Private Sector Investment Essential For Development Of Water In Africa

10 November 2008

fileadmin/documents/Water_meeting/ICA_Dakar_water_meeting_FR_final.pdfPress Release. [PDF 120kb][English]

One hundred and fifty decision-makers from around Africa, donor countries and international financial institutions will converge on Dakar, Senegal at the end of the month to consider what practical steps can be taken to attract investment by the private sector in water infrastructure development in Africa.

Financing Water for Growth in Africa will focus on how the level of private sector investment in the water sector across the continent might be increased.  The two-day meeting in Dakar, on 26 and 27 November, will also consider how the management and organisational expertise of the private sector could be utilised to increase the effectiveness of water delivery across Africa.

Financing Water for Growth in Africa
is being organised by the Infrastructure Consortium for Africa (ICA), whose role is to help improve the quality of life and economic well-being of Africans through promoting and supporting greater investment in infrastructure development in Africa by both the public and private sectors.
Officials from African governments, water utilities, international and regional institutions and the Regional Economic Communities will meet with financiers, advisers and senior experts from donor countries to discuss what can be done to secure increased private sector investment, engagement and expertise.

Speaking from the Infrastructure Consortium for Africa’s headquarters in Tunis, the organisation’s Coordinator, Alex Rugamba, said today: "In addition to bringing additional financial resources, the private sector has a tremendous repository of organisational and management expertise and we need to tap into this to help improve water service delivery across the African continent.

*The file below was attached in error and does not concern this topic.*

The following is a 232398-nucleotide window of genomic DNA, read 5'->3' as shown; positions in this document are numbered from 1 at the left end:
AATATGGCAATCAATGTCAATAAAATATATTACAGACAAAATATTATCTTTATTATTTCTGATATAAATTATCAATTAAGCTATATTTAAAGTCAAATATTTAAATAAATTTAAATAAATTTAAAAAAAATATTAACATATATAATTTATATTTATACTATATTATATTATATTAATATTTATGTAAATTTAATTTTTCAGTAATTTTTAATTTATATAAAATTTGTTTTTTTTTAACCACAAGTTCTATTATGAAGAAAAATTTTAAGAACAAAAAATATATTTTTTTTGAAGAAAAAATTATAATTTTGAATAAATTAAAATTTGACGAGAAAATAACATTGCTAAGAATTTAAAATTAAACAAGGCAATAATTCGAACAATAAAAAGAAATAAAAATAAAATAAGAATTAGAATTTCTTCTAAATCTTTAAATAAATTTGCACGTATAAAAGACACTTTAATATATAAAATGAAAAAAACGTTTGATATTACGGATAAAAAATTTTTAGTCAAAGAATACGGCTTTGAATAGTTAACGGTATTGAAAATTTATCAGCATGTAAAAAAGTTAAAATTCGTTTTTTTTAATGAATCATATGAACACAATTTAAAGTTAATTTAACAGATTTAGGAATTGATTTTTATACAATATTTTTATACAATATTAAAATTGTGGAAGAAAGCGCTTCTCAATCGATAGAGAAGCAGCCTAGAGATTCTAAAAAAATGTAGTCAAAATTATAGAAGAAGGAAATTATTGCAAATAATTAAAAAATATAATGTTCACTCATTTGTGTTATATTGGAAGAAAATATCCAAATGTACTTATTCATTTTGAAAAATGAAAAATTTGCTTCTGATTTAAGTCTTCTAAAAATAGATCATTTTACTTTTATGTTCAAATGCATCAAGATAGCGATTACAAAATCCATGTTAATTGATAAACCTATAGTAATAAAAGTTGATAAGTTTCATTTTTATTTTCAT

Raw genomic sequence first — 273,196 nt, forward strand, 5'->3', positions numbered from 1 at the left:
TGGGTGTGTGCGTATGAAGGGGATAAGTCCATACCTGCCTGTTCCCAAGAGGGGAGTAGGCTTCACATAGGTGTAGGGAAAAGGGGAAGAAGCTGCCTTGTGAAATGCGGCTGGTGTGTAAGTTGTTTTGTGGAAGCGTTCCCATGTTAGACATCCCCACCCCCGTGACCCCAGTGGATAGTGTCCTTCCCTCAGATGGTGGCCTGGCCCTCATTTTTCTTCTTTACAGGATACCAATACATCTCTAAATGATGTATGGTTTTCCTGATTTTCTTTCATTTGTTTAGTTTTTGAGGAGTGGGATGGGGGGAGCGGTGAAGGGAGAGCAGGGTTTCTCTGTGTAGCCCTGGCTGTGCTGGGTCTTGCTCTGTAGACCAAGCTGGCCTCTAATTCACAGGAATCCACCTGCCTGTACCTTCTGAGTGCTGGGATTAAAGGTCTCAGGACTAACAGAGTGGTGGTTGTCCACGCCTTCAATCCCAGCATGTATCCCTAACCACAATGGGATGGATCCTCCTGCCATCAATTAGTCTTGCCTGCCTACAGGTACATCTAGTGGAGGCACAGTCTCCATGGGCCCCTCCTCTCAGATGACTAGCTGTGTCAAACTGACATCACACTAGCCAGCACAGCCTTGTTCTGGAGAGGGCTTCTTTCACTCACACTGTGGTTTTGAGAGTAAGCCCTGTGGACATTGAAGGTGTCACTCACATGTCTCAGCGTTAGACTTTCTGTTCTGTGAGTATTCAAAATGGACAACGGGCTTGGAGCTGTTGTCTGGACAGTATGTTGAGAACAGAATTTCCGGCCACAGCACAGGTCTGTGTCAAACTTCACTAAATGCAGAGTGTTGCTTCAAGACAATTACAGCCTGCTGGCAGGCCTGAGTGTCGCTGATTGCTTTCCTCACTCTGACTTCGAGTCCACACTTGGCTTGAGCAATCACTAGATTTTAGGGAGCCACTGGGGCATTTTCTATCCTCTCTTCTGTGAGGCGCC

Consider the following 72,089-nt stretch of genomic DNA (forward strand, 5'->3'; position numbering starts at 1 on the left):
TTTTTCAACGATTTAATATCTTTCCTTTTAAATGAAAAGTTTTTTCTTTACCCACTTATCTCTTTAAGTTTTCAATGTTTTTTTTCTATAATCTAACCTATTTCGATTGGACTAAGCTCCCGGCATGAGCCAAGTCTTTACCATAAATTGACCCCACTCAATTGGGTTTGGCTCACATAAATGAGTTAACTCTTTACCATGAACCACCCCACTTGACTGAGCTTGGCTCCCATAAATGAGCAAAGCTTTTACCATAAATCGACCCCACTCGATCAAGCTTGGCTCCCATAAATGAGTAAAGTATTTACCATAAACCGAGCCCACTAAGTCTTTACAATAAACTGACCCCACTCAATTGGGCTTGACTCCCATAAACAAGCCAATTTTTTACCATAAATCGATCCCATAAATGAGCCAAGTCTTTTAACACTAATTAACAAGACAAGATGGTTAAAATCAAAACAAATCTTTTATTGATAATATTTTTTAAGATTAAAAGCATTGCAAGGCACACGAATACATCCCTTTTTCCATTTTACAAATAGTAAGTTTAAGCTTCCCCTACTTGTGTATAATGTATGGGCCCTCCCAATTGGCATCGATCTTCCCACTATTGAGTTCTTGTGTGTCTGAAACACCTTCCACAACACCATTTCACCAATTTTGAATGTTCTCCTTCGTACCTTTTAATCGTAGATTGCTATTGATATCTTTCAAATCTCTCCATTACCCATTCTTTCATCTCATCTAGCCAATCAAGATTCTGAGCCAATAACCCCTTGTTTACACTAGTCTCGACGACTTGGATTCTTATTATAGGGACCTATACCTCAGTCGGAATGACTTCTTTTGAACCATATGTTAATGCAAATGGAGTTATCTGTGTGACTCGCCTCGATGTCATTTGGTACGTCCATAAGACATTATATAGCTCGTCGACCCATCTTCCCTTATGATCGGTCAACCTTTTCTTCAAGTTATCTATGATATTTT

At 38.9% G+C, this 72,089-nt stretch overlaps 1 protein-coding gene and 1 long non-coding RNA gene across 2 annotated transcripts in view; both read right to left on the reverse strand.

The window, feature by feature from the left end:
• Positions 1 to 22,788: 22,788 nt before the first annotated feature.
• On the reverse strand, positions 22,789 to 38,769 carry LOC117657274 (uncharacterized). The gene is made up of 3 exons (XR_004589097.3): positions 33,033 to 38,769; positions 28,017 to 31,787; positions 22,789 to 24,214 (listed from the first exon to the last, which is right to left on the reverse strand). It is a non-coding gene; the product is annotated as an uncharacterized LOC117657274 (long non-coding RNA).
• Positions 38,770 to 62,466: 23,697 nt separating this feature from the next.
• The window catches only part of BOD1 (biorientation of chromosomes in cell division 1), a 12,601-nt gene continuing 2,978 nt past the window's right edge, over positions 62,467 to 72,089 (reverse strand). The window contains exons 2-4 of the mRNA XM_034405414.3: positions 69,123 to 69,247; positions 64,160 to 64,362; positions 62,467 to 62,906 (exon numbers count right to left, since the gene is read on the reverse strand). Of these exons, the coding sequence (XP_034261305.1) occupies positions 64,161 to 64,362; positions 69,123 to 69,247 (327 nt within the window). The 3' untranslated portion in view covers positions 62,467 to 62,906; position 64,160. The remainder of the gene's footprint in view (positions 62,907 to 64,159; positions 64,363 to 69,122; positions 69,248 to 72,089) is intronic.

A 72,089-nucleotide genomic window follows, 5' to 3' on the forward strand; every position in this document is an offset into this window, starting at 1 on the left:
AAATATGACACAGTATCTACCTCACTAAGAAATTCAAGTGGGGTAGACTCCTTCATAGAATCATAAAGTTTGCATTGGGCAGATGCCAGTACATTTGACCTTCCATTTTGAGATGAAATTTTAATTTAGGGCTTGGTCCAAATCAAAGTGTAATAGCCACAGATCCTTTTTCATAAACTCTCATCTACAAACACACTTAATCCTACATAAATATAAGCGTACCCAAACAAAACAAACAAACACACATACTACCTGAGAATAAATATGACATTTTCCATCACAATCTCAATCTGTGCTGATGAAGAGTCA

Millions of people in Africa still rely on unsafe water, while investment in water for commercial, agricultural and industrial activity is essential for Africa’s growth" he added. Achieving the Millennium Development Goals for water will require the construction, maintenance and management of a wide rage of water infrastructure - such as dams, irrigation systems, water treatment plants, distribution pipes and water management systems.

Key participants at the meeting will include:

  • Dr. Mandla Gantsho, Vice President, African Development Bank
  • Mr. Oumar Sarr, Minister for Urban Planning, Housing, Urban Water, Public Hygiene and Sanitation, Government of Senegal
  • Mr. Andrian Rakotobe, Director Water Department, African Development Bank
  • Mr. Eustache Ouayoro, Sector Manager, Water and Sanitation, World Bank
  • Mr. Lorenzo Bertolini, Regional Program Leader, PPIAF
  • Mr. John Hodges, Manager, Private Infrastructure Development Group
  • Mr. Sylvain Usher, Secretary General, African Water Association

Notes to Editors

  1. Media representatives are very welcome to attend the meeting, and to interview participants.  Requests for pre-meeting interviews with the Infrastructure Consortium for Africa (ICA) and/or with key participants should be addressed to the ICA’s Communications Consultant (details below).
  2. The meeting will take place on 26 and 27 November 2008 at the Centre de Conference Meridien President, Dakar, Senegal.
  3. Hosted by the Government of Senegal, the meeting is being organised by the Infrastructure Consortium for Africa (, the Public-Private Infrastructure Advisory Facility of the World Bank Group (, the African Development Bank ( and the US Agency for International Development (
  4. The Infrastructure Consortium for Africa (ICA) was launched at the G8 Gleneagles summit in 2005.  The Consortium’s mission is to help improve the lives and economic well-being of millions of people across the African continent through support to scaling up investment for infrastructure development from both public and private sources.  Many African countries lack the essential building blocks of economic progress - roads and railways (which are well maintained), access to electricity, the internet and mobile phones and water for drinking and sanitation. 

The ICA also works to help remove some of the technical and political challenges to building more infrastructures and to better coordinate the activities of its members and other significant sources of infrastructure finance, such as China, India and Arab partners.  

The ICA is supported by a small secretariat hosted by the African Development Bank.  Members include the G8 countries, World Bank Group, African Development Bank Group, European Commission, European Investment Bank and Development Bank of Southern Africa.

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